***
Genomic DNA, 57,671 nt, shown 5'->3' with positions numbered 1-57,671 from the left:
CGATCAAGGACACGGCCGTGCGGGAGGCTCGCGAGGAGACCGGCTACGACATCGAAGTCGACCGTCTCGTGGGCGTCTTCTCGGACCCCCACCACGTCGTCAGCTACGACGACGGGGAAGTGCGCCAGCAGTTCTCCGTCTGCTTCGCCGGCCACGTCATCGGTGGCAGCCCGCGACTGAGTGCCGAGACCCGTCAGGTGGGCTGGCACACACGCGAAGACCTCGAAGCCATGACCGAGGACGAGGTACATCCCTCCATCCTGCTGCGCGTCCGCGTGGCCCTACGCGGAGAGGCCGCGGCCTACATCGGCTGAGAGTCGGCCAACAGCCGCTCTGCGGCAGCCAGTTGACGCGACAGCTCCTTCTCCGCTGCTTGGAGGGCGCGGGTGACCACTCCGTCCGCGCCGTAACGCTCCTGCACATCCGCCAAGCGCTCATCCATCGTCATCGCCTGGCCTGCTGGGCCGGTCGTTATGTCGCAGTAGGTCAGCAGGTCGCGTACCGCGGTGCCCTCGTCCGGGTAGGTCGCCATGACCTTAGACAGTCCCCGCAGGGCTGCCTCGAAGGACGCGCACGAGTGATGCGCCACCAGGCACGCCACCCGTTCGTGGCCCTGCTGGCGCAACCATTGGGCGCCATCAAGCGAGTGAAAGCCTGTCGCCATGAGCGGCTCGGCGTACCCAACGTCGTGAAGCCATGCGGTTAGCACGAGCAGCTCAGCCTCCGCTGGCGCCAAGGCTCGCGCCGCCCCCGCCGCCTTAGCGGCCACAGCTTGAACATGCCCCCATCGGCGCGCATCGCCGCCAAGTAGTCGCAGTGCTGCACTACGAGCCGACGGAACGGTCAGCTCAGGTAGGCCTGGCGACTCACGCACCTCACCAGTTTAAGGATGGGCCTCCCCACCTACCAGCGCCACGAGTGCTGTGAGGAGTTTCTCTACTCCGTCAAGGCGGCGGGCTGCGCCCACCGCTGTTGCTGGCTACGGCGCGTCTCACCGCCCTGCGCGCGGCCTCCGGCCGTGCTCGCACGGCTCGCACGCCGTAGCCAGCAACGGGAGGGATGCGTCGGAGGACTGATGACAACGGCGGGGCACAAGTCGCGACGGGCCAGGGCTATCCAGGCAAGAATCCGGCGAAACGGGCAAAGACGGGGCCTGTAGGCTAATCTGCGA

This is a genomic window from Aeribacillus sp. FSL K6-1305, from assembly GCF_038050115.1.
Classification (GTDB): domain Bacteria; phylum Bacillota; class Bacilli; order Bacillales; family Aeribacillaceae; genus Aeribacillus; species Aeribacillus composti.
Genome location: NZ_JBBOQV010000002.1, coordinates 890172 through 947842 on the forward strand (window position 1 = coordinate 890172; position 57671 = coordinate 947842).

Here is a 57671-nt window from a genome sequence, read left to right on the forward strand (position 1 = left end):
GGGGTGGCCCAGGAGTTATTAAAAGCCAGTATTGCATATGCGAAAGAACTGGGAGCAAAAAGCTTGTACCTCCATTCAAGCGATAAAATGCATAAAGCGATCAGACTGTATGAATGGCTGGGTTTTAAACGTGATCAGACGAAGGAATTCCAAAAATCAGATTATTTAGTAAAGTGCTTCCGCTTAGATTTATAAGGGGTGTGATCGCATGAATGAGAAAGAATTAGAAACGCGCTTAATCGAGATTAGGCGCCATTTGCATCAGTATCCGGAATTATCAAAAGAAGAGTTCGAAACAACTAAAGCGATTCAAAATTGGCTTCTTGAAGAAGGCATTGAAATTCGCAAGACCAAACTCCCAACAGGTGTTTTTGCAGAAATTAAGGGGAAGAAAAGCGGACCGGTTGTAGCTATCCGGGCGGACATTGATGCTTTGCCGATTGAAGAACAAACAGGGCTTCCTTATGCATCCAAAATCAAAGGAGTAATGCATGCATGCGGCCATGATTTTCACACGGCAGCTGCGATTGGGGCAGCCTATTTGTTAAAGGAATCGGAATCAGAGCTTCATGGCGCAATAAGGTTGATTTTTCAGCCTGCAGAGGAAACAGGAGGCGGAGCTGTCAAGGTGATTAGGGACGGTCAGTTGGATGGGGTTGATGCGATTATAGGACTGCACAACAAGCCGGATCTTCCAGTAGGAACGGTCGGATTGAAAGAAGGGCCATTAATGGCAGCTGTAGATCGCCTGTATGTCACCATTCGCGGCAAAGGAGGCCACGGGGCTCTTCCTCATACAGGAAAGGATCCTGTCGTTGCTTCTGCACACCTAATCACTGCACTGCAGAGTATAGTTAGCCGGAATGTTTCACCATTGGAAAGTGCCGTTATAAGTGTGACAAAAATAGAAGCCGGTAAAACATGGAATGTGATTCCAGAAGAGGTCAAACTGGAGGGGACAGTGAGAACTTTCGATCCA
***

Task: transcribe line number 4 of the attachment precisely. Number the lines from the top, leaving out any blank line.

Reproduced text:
Classification (GTDB): domain Bacteria; phylum Bacillota; class Bacilli; order Bacillales; family Aeribacillaceae; genus Aeribacillus; species Aeribacillus composti.